Saint Matthew 16:21-28
Semicontinuous Reading and Psalm:
Psalm 105:1-6, 23-26, 45b
Prayer of the Day:
O God, we thank you for your Son, who chose the path of suffering for the sake of the world. Humble us by his example, point us to the path of obedience, and give us strength to follow your commands, through Jesus Christ, our Savior and Lord. Amen.
16.21 From that time on, Jesus began to show his disciples that he must go to Jerusalem and undergo great suffering at the hands of the elders and chief priests and scribes, and be killed, and on the third day be raised. 22 And Peter took him aside and began to rebuke him, saying, “God forbid it, Lord! This must never happen to you.” 23 But he turned and said to Peter, “Get behind me, Satan! You are a stumbling block to me; for you are setting your mind not on divine things but on human things.”
24 Then Jesus told his disciples, “If any want to become my followers, let them deny themselves and take up their cross and follow me. 25 For those who want to save their life will lose it, and those who lose their life for my sake will find it. 26 For what will it profit them if they gain the whole world but forfeit their life? Or what will they give in return for their life?
27 “For the Son of Man is to come with his angels in the glory of his Father, and then he will repay everyone for what has been done. 28 Truly I tell you, there are some standing here who will not taste death before they see the Son of Man coming in his kingdom.”
St. Matthew 16:21-28, New Revised Version Bible (C)1989, Division of Christian Education of the National Council of the Churches of Christ in the United States of America.
Cross to Bear
Common wisdom asserts that we “all have crosses to bear.” Poor health. A cruel boss. Disobedient children. A snoring spouse. Bad luck. We claim these crosses as a way of deflecting the challenges in our lives. “I’m so sorry to hear that.” “Oh well, I guess that’s just my cross to bear.” The notion is that life can be unfair, some aspects of living are just plain miserable, and since there isn’t much we can do about it anyway we just suffer through it, trying not to complain too much.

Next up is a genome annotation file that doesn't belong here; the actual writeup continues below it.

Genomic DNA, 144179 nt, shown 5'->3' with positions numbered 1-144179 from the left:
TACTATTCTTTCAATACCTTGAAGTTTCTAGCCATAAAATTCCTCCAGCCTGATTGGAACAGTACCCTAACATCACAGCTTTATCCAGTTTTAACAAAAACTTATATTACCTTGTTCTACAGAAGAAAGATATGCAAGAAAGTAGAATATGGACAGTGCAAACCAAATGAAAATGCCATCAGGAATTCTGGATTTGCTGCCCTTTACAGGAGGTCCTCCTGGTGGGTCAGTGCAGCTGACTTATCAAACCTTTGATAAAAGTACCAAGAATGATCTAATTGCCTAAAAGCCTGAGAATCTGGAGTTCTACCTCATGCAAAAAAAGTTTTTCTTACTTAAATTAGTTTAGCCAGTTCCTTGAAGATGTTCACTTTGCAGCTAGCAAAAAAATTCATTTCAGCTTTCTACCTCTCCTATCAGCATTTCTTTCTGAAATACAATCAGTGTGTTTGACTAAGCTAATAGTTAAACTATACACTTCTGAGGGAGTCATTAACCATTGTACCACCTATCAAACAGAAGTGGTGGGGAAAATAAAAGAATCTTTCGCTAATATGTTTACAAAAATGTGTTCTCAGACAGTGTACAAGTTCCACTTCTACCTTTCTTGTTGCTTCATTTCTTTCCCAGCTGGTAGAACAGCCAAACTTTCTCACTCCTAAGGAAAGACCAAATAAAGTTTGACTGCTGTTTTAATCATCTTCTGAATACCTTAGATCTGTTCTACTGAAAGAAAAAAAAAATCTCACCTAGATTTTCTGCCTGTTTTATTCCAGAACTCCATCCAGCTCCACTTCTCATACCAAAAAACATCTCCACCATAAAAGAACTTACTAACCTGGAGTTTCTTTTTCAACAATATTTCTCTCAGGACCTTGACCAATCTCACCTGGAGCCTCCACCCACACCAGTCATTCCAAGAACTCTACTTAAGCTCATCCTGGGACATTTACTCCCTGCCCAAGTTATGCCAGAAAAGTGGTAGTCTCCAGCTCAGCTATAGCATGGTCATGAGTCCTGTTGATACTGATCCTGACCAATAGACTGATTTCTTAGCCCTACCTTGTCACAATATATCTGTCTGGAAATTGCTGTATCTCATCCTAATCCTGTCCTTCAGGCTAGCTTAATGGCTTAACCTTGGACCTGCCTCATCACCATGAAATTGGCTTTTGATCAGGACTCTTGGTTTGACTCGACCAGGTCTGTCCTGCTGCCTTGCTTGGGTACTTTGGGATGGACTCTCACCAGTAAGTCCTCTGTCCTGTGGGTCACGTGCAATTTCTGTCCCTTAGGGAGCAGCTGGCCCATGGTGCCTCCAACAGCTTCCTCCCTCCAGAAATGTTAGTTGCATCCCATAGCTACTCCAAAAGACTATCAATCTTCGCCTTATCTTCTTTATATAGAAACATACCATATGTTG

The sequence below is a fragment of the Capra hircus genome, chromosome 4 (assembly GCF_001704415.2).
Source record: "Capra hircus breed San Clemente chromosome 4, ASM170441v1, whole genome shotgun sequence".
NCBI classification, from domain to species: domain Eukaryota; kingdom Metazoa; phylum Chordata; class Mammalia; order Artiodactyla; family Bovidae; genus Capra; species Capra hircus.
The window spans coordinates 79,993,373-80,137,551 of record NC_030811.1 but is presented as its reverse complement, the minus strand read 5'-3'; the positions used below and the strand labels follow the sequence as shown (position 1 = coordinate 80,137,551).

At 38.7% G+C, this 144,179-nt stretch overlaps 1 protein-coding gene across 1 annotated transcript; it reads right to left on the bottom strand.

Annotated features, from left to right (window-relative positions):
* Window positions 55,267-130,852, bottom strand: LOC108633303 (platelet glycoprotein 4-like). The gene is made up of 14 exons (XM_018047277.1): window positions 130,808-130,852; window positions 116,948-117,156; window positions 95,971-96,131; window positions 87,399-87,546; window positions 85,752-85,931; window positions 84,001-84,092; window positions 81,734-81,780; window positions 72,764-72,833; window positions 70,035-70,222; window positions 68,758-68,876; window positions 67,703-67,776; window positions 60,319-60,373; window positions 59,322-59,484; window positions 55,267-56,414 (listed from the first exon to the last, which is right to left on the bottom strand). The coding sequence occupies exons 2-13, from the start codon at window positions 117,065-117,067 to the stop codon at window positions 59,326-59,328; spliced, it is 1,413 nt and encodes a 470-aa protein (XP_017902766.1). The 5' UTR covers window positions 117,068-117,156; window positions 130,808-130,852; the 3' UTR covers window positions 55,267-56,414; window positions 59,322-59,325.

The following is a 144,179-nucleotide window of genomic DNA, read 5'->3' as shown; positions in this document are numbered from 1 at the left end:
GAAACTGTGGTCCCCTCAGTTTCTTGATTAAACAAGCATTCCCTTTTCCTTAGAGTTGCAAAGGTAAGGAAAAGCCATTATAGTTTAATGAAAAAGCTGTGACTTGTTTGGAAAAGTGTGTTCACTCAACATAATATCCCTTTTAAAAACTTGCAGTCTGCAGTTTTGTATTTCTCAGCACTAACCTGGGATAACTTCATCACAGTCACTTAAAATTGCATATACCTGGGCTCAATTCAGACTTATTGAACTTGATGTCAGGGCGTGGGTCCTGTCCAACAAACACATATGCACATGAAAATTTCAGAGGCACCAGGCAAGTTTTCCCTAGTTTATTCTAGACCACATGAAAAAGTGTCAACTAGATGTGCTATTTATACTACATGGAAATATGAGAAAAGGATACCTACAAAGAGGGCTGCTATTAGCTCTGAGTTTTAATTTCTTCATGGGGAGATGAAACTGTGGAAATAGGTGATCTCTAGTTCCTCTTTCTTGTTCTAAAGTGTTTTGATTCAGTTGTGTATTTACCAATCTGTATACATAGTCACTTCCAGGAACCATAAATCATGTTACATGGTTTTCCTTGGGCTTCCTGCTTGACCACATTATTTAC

Let’s be clear: this is not what Jesus is saying in this week’s Gospel lesson.
To set the scene: Peter has just made a remarkable testimony as to who Jesus is. We read about it last week at worship. He says, “You are the Messiah, the Son of the living God!” It is the profession of faith on which Jesus will build his church. But almost immediately Peter reveals that he doesn’t know what he is talking about. Jesus begins “to show his disciples that he must go to Jerusalem and undergo great suffering at the hands of the elders and chief priests and scribes, and be killed, and on the third day be raised.” Immediately Peter protests. God forbid it! Never!
Peter’s objection shows that he doesn’t yet understand what it will mean for Jesus to be Messiah. But Jesus knows. He knows his ministry will draw the ire of the powerful in religious, social and political culture. He knows his radical message of love, grace and faithfulness will be such a strong contrast with what they now believe, that they will respond in a show of fury. Jesus is committed, though. And he will continue to announce this good news as long as he has breath. No matter the cost. Even if it costs him his very life. (And, indeed it will…)
What’s more — and here Jesus raises the stakes in this conversation — the same will be true for his followers. Do you want to follow me? Then you shouldn’t expect to be treated any differently than I will be. Do you want to proclaim this good news to the world? Well, you had better be ready for any opposition that comes your way. Even if it comes in the form of the cross. This is what it means to set your mind on divine “things” instead of “human things”
We are a fortunate people: there is very little chance that agents of the Empire in which we live will put us to death on a cross (or by any other capital means) for speaking publicly about our faith in Christ. But this doesn’t mean we won’t face opposition. Much of what we believe runs counter to the prevailing winds. Biblical notions of justice stand in contrast to the self-centered norms of our society. A spirit of radical welcome has little in common with the suspicion we have of those who differ from us. A “me-first attitude” has little to do with what Jesus has to say about “the least of these, my brothers and sisters.” If we allow Christ to have a place at the heart of our living, we are bound to pay a price.
Yet in doing so we will also find life. “Those who lose their life for my sake will find it.” In all things, may we live faithfully to Christ. And as we do, may we experience the life he wants for us; a life filled with love, grace and faithfulness.
David J. Risendal, Pastor
Exploring This Week’s Gospel:
- Why was Peter so distressed at these words about suffering and death?
- How does Jesus redefine for him what his Messiahship will be?
- What are the results of following this kind of Messiah?
Connecting with This Week’s Gospel:
- When have I struggled against my Lord’s call to faithfulness?
- When have I suffered because of my commitment to Christian faithfulness?
- How has my faith helped me to experience life in a different, better way?